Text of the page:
This slender book from the doyenne of gourmet cooking is a boon for those who need a refresher course in, or a handy source for, basics. These notes come from Child's own kitchen notebook, years in the making. Generally, each recipe is included in "master" form with numerous variations; for example, a section on potatoes explains the ins and outs of Mashed Potatoes, as well as provides a recipe for Garlic Mashed Potatoes. Child's voice is always welcome, and never more so than when she is providing no-muss-no-fuss advice like this. A quick section on dried beans covers soaking as well as cooking in a pressure cooker or Crock-Pot, and some more esoteric treats, such as homemade bread and souffl‚s, have their place here. Helpful tips proliferate throughout: Sea Scallops Saut‚ed with Garlic and Herbs are followed by a paragraph on scallops that exude too much juice, and a section on tarts explains how to prebake a shell. Even Hamburgers (plain and flavored) are covered here. (Nov. 19) (c) Copyright PWxyz, LLC. All rights reserved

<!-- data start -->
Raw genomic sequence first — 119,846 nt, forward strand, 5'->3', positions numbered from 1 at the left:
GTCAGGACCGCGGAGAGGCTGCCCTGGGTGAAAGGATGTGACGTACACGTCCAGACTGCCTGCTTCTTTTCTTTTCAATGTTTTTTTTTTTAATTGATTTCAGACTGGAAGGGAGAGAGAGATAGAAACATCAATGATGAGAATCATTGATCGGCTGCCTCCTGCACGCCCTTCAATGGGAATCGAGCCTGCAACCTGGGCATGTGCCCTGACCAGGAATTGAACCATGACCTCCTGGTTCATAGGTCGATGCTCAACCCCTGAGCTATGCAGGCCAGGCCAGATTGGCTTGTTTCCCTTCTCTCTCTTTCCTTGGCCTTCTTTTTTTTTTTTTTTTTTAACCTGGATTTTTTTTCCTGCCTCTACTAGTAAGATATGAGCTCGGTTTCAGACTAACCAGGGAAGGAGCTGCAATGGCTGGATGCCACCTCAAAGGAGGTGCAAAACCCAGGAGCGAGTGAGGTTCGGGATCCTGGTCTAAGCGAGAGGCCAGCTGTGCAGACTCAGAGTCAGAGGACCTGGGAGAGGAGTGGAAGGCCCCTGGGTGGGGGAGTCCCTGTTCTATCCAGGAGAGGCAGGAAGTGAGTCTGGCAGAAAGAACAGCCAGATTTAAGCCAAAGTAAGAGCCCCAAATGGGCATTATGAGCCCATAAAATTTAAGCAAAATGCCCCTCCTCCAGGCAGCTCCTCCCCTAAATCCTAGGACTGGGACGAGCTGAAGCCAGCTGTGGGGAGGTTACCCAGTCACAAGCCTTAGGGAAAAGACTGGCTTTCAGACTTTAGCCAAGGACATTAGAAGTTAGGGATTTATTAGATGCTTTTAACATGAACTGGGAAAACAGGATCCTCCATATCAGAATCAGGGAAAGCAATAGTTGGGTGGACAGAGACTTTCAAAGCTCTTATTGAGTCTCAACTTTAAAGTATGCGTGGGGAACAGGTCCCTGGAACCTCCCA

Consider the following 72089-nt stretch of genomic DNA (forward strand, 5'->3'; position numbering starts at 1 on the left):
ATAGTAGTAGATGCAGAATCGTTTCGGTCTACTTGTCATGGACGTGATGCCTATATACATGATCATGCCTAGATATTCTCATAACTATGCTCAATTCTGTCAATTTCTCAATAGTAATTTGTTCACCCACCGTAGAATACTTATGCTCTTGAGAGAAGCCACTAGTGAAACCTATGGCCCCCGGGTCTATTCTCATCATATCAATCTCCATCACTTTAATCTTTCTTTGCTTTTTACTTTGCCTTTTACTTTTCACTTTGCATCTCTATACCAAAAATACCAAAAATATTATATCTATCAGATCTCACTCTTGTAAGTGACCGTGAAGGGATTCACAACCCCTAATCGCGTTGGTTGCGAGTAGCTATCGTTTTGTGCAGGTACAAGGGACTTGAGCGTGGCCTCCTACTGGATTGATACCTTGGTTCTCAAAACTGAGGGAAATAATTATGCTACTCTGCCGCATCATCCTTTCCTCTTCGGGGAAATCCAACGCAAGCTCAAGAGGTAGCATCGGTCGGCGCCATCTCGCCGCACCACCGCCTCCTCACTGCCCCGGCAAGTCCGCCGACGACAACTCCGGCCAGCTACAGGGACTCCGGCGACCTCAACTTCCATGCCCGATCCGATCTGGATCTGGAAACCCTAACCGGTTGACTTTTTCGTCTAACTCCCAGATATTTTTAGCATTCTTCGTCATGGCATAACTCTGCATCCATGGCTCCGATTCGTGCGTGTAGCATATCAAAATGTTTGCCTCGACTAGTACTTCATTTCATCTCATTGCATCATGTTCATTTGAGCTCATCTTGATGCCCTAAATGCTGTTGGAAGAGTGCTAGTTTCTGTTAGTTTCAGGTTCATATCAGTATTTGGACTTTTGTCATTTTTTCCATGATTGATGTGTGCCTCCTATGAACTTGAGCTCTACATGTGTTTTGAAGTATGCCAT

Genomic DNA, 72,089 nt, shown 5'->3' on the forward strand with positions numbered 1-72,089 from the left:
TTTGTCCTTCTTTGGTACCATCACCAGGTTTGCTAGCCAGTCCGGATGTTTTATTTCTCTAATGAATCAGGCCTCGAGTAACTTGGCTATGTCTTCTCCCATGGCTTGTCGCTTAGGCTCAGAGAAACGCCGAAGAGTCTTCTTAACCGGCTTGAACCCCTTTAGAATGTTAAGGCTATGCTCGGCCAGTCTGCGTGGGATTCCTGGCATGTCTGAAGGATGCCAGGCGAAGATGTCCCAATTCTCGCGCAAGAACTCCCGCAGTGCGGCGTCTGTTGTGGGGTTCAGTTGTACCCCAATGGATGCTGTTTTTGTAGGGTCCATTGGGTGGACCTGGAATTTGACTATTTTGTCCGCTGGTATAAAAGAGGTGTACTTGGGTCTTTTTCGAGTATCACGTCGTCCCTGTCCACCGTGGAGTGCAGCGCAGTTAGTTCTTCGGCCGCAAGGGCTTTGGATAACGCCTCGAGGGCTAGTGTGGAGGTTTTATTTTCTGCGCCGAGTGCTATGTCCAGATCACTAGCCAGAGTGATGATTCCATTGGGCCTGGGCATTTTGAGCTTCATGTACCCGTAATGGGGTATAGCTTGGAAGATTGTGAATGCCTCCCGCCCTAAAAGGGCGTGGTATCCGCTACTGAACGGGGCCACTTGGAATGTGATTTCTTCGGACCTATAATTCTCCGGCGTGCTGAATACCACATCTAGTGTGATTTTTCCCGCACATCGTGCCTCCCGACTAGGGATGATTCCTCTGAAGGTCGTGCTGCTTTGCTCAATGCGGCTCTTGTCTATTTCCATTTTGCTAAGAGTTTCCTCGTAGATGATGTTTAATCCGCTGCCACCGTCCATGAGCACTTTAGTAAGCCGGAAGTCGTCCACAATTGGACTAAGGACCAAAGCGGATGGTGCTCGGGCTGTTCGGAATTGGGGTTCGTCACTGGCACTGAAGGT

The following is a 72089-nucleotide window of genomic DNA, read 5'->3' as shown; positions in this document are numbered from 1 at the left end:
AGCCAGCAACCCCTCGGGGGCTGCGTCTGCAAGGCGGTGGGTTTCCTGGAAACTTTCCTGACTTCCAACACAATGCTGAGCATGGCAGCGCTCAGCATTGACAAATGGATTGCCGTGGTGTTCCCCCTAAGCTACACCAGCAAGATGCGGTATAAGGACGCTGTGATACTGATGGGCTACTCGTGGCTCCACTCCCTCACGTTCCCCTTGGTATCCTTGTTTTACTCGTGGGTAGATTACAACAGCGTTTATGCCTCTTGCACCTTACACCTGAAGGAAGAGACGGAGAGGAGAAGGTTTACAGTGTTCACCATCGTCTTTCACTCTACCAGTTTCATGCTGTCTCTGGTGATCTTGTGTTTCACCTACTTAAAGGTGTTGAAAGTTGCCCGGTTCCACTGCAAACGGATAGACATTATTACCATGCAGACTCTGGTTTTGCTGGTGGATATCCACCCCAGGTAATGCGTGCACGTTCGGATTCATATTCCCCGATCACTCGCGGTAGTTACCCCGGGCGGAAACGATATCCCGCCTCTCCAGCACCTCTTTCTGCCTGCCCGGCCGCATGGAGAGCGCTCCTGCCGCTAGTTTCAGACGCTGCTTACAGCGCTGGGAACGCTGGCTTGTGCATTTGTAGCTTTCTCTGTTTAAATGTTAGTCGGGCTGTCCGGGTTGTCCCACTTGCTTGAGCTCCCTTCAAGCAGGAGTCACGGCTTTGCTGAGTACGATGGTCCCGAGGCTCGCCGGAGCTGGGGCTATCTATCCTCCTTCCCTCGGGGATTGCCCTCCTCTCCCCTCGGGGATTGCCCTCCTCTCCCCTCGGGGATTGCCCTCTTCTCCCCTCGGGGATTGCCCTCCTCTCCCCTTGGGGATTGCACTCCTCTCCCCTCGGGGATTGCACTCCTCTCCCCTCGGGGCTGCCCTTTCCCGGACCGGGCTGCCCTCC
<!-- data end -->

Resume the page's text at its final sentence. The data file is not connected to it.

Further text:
Library Journal Review

Appearances can indeed be deceiving. Of course, this comes from the inestimable Child, but it is a short, small-format book, packaged as the companion volume to a two-hour PSB special that will air in December. In fact, it is packed with more information than many cookbooks three times its size contain. Julia refers to it as a "mini aide-m‚moire" for home cooks, a book that grew out of her own loose-leaf kitchen notebook, revised and rethought over the years. The focus is on technique, but there are dozens of recipes as well, both "master recipes" and their spin-offs, and others that stand aloneÄan amazing variety, in fact. This would be the one cookbook to take to a summer vacation house, for example, but any home cook will find it a useful reference time and time again. An essential purchase, obviously; most libraries will want multiple copies. (c) Copyright 2010. Library Journals LLC, a wholly owned subsidiary of Media Source, Inc. No redistribution permitted.